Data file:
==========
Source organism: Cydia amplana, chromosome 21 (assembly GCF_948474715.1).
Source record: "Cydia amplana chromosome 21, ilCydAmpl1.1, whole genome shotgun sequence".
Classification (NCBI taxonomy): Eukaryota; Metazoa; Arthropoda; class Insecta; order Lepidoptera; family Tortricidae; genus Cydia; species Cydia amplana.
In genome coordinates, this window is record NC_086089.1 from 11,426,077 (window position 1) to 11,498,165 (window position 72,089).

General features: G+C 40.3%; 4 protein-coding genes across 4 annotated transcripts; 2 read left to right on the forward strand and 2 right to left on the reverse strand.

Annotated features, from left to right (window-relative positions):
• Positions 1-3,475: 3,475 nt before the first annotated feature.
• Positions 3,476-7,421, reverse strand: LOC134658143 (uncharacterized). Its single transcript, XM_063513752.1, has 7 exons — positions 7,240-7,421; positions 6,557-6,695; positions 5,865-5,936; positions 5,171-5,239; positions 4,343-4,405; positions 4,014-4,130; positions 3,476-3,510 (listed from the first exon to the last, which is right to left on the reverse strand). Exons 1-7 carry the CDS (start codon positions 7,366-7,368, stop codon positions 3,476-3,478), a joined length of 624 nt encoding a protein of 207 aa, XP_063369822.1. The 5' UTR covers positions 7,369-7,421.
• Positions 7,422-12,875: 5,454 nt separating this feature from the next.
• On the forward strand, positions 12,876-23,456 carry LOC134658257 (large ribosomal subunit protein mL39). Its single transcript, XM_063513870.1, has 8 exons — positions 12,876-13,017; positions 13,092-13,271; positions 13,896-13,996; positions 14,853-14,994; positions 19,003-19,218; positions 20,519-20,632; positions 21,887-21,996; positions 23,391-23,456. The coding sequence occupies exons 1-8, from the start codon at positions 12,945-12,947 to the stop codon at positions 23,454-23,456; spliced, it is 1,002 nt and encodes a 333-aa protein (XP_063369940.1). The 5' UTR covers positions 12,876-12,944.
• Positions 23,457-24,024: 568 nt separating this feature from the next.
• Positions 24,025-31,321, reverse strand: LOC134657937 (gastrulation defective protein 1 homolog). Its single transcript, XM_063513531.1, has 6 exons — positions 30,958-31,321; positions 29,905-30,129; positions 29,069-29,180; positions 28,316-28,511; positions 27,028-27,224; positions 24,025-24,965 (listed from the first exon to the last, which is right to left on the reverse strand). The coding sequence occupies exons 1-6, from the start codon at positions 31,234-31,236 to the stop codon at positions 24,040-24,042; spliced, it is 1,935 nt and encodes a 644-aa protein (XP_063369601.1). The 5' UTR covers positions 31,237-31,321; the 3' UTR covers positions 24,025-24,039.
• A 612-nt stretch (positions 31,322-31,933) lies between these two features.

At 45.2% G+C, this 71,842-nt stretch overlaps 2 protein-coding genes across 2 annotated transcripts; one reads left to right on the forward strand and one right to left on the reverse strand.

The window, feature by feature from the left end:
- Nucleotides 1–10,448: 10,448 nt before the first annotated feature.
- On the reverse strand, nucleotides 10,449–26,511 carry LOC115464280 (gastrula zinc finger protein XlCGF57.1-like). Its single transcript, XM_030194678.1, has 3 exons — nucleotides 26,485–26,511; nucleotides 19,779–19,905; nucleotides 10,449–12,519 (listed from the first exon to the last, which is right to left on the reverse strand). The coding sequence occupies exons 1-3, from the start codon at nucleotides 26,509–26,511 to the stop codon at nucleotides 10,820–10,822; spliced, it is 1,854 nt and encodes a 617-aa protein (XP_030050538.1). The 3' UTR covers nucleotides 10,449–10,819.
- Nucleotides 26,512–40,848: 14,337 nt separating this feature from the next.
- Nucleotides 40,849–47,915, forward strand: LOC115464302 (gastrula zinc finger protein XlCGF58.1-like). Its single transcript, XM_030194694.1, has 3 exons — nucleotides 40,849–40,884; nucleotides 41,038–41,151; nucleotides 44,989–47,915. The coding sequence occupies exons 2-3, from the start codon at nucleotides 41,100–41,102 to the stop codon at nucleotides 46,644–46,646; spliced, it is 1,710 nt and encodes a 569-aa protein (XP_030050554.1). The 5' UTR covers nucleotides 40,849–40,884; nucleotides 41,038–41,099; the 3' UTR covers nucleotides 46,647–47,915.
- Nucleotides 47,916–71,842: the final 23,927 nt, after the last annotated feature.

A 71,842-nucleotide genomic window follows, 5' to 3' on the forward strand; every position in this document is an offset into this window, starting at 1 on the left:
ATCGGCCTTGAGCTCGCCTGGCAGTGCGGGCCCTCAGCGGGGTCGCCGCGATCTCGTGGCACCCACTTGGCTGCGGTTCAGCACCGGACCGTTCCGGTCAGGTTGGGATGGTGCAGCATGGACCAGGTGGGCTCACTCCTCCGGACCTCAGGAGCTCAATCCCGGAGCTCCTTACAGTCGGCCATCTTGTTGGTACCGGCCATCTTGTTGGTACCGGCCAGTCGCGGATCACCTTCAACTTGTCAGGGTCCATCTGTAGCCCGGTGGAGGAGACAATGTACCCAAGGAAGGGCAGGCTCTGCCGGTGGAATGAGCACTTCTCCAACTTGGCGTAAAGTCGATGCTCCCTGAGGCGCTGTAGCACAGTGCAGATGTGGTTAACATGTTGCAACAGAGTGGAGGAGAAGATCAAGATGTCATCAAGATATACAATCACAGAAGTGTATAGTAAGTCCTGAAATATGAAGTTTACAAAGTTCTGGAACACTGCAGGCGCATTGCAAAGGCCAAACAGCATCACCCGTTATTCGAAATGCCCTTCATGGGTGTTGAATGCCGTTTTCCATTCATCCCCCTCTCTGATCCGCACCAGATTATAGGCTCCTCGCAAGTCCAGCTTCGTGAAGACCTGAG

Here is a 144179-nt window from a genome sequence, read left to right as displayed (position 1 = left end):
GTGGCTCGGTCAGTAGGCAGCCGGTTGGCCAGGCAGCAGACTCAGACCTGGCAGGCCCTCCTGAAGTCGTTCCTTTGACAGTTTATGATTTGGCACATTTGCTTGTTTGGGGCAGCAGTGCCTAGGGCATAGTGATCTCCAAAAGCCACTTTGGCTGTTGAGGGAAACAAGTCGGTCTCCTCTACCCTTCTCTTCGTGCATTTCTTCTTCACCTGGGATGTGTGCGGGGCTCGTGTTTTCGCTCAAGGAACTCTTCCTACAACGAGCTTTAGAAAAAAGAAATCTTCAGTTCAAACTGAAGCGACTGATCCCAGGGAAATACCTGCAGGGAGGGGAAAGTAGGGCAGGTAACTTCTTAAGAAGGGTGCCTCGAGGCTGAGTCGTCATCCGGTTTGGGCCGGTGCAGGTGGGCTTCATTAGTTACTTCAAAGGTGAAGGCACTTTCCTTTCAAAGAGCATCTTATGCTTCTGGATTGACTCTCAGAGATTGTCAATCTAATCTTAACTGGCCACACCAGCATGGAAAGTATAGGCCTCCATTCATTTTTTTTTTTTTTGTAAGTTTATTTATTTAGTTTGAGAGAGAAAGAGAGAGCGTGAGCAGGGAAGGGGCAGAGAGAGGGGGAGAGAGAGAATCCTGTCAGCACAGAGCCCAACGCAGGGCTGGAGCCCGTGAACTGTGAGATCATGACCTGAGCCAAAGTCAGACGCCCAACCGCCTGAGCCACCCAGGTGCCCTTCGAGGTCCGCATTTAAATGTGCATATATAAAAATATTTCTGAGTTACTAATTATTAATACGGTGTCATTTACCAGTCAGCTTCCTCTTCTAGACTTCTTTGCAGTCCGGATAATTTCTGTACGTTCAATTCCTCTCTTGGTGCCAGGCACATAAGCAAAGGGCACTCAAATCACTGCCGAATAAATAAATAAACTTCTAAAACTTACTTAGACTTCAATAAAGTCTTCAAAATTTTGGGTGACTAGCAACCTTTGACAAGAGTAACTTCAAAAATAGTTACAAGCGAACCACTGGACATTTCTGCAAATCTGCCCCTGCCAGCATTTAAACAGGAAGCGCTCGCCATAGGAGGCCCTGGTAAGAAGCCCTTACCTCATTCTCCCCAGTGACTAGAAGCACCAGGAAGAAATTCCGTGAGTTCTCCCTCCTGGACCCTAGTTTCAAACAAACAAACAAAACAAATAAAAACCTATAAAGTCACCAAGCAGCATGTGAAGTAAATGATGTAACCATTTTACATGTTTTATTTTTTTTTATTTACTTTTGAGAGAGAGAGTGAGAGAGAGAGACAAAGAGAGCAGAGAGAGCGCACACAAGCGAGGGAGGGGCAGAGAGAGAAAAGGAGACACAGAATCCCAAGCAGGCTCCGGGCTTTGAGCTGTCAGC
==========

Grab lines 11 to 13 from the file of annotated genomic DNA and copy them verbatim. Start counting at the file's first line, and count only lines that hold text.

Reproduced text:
• Positions 23,457-24,024: 568 nt separating this feature from the next.
• Positions 24,025-31,321, reverse strand: LOC134657937 (gastrulation defective protein 1 homolog). Its single transcript, XM_063513531.1, has 6 exons — positions 30,958-31,321; positions 29,905-30,129; positions 29,069-29,180; positions 28,316-28,511; positions 27,028-27,224; positions 24,025-24,965 (listed from the first exon to the last, which is right to left on the reverse strand). The coding sequence occupies exons 1-6, from the start codon at positions 31,234-31,236 to the stop codon at positions 24,040-24,042; spliced, it is 1,935 nt and encodes a 644-aa protein (XP_063369601.1). The 5' UTR covers positions 31,237-31,321; the 3' UTR covers positions 24,025-24,039.
• A 612-nt stretch (positions 31,322-31,933) lies between these two features.